While community organizing is a long and intensive process, there are a few things you can do in the short term to help strengthen and unite the communities you are working with. First, if they don’t already have them, you can suggest that the community selects representatives whom they trust and will effectively present their messages. It is generally a good idea for the community to select a few representatives. This makes it more difficult for one community representative to be pressured by the company or government officials. It is also a good idea to select a mix of people that represent different segments of the community, such as both women and men and minority groups. For more information on community representatives, see Box 12.

Another way to improve community solidarity is to organize regular meetings with the community to discuss the situation, share information, ensure people understand their advocacy options, and give everyone an opportunity to ask questions and express their ideas. At these meetings, the representatives can make sure they understand the various views and interests among the community.

If there are particular households or groups within the community that are less engaged in the process and whose views are not being included, it may be worth visiting them individually to discuss their situation and ensure that they understand their advocacy options. If women are less active in community meetings, try to arrange a separate women’s group discussion.


There will inevitably be disagreements among community members during the time you are working with them. Be patient and try to listen and understand the different views. Try to play a role in facilitating communication so that everyone feels that their views and interests are being recognised and incorporated into the community’s messages and advocacy strategy. Regular meetings and community support can help people feel stronger in the face of threats and resist accepting bribes from the company.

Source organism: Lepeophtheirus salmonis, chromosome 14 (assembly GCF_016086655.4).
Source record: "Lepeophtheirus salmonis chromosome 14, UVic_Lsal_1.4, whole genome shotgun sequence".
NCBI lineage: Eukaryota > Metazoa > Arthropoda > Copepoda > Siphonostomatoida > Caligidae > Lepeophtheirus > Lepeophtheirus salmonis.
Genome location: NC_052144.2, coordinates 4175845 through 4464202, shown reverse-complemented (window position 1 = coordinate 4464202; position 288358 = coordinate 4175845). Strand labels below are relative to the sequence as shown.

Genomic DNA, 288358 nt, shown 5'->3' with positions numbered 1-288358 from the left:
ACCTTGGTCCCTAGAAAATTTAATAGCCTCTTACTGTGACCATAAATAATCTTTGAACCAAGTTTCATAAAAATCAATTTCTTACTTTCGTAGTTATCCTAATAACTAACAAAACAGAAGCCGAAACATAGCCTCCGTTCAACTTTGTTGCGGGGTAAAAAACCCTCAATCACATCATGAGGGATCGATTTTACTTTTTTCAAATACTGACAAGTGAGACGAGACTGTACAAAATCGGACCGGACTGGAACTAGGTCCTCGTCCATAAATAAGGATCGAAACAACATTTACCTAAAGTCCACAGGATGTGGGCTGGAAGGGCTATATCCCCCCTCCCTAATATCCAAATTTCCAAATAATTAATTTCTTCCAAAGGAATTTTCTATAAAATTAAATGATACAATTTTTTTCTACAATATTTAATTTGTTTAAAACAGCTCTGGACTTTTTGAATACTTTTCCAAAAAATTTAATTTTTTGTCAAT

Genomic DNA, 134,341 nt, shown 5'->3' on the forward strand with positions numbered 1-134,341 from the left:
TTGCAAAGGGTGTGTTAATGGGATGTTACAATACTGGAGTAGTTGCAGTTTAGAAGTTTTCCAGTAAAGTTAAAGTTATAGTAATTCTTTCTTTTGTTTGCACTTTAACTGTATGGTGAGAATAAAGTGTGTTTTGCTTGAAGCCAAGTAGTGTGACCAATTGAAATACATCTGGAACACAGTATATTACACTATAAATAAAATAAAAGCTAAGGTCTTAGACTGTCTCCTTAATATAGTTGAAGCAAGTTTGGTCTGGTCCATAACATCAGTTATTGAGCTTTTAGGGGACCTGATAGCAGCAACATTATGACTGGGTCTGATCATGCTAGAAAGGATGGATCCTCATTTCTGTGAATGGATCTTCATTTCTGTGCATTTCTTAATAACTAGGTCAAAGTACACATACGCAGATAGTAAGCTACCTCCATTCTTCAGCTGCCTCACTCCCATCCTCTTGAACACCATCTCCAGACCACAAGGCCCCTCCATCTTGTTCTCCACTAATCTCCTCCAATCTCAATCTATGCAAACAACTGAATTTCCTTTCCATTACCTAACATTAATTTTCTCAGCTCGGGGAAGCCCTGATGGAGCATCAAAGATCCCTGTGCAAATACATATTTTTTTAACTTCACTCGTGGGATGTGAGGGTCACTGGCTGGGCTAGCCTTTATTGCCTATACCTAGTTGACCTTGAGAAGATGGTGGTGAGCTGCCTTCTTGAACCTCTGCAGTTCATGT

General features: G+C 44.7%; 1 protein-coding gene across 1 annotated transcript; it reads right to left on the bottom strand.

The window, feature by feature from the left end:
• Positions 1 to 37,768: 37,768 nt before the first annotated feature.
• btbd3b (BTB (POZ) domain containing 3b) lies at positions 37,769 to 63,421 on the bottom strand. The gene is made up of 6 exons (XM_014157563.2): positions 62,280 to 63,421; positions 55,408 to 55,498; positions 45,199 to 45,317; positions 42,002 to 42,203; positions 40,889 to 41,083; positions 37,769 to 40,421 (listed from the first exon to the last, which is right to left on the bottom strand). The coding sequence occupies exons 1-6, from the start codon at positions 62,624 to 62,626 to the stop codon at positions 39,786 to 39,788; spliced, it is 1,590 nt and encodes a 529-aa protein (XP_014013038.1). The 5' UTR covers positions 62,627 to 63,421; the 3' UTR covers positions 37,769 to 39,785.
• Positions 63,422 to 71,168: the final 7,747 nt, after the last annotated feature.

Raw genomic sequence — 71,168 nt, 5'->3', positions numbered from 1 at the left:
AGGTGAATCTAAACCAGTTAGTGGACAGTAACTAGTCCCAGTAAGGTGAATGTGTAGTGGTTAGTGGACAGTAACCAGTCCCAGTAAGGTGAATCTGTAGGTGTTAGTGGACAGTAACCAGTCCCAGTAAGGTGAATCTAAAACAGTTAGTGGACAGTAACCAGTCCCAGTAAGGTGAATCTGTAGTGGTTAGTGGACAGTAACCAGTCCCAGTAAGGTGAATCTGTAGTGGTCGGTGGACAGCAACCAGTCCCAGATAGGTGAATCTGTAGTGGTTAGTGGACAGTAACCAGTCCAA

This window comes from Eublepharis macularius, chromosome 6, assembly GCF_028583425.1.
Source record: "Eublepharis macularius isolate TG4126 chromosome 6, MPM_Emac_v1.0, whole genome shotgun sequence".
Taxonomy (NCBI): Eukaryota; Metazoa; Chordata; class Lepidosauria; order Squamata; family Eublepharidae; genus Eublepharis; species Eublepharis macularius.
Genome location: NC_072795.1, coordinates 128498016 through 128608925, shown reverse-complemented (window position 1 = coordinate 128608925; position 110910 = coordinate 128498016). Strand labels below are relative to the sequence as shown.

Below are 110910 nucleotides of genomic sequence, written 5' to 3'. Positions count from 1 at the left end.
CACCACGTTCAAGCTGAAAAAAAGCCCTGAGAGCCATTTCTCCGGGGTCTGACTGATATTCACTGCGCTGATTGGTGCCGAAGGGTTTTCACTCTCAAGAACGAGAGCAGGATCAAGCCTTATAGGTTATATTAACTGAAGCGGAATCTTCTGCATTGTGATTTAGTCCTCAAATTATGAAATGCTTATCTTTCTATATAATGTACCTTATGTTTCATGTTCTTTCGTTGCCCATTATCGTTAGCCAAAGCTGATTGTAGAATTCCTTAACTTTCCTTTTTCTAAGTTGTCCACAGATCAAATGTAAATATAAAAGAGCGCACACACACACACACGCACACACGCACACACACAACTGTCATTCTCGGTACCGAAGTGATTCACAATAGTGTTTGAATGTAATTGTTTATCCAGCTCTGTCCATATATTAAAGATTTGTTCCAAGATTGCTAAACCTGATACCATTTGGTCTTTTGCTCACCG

Remind the community that they will have a much greater chance of success if they do not quarrel among themselves and instead work together to fight for their rights. You can even bring inspiring representatives of other communities that have been successful in their advocacy to come and talk to the community about their experience and what it takes to win.

Box 12: Case Study

The roles and responsibilities of community representatives

The main roles of community representatives are to:

  • Organize and facilitate community meetings to discuss the situation and develop the community’s message and advocacy strategy.
  • Be the main point person for the community, by communicating with others, including your organization and other supporters of the community, as well as advocacy targets.
  • Attend meetings on behalf of the community.
  • Inform the community of any new information and developments.
  • Communicate with journalists about the community’s case.
  • Lead and coordinate other forms of advocacy based on the instructions of the community.
  • Report back to the community about what actions they have taken and the results of this work.

A good community representative should:

  • Be honest, responsible and reliable.
  • Be committed to achieving the community’s advocacy goals and willing and able to devote time to this work.
  • Act in the best interests of the community and defend the community’s interests, including different groups within the community.
  • Listen to community member’s concerns and ideas.
  • Be a good communicator.